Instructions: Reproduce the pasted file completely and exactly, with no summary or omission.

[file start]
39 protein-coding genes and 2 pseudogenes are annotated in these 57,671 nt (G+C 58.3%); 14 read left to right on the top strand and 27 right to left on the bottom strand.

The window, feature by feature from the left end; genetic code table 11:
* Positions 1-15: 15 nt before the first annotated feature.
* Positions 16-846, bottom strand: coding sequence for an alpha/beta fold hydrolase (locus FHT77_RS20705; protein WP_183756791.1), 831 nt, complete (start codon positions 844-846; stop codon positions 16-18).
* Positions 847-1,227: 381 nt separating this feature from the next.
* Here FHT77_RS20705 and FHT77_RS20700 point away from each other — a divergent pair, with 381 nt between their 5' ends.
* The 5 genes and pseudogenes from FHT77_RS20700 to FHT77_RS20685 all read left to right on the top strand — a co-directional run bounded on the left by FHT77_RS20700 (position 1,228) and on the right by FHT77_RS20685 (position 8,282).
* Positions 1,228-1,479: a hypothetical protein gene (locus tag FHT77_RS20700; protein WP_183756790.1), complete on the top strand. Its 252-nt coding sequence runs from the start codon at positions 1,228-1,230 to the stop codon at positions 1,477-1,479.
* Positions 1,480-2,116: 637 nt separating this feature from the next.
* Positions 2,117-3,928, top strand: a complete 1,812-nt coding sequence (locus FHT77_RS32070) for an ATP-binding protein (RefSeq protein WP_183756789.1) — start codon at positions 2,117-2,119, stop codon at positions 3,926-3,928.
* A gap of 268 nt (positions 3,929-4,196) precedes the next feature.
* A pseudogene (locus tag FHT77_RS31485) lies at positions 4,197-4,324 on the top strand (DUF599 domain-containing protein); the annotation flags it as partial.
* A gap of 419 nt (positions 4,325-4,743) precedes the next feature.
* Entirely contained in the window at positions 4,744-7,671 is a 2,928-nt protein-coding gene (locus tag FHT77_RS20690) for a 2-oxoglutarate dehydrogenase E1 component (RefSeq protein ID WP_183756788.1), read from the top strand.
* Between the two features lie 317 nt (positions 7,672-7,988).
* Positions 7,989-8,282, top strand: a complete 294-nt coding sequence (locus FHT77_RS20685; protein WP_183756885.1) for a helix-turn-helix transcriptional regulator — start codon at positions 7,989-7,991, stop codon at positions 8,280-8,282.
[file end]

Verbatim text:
39 protein-coding genes and 2 pseudogenes are annotated in these 57,671 nt (G+C 58.3%); 14 read left to right on the top strand and 27 right to left on the bottom strand.

The window, feature by feature from the left end; genetic code table 11:
* Positions 1-15: 15 nt before the first annotated feature.
* Positions 16-846, bottom strand: coding sequence for an alpha/beta fold hydrolase (locus FHT77_RS20705; protein WP_183756791.1), 831 nt, complete (start codon positions 844-846; stop codon positions 16-18).
* Positions 847-1,227: 381 nt separating this feature from the next.
* Here FHT77_RS20705 and FHT77_RS20700 point away from each other — a divergent pair, with 381 nt between their 5' ends.
* The 5 genes and pseudogenes from FHT77_RS20700 to FHT77_RS20685 all read left to right on the top strand — a co-directional run bounded on the left by FHT77_RS20700 (position 1,228) and on the right by FHT77_RS20685 (position 8,282).
* Positions 1,228-1,479: a hypothetical protein gene (locus tag FHT77_RS20700; protein WP_183756790.1), complete on the top strand. Its 252-nt coding sequence runs from the start codon at positions 1,228-1,230 to the stop codon at positions 1,477-1,479.
* Positions 1,480-2,116: 637 nt separating this feature from the next.
* Positions 2,117-3,928, top strand: a complete 1,812-nt coding sequence (locus FHT77_RS32070) for an ATP-binding protein (RefSeq protein WP_183756789.1) — start codon at positions 2,117-2,119, stop codon at positions 3,926-3,928.
* A gap of 268 nt (positions 3,929-4,196) precedes the next feature.
* A pseudogene (locus tag FHT77_RS31485) lies at positions 4,197-4,324 on the top strand (DUF599 domain-containing protein); the annotation flags it as partial.
* A gap of 419 nt (positions 4,325-4,743) precedes the next feature.
* Entirely contained in the window at positions 4,744-7,671 is a 2,928-nt protein-coding gene (locus tag FHT77_RS20690) for a 2-oxoglutarate dehydrogenase E1 component (RefSeq protein ID WP_183756788.1), read from the top strand.
* Between the two features lie 317 nt (positions 7,672-7,988).
* Positions 7,989-8,282, top strand: a complete 294-nt coding sequence (locus FHT77_RS20685; protein WP_183756885.1) for a helix-turn-helix transcriptional regulator — start codon at positions 7,989-7,991, stop codon at positions 8,280-8,282.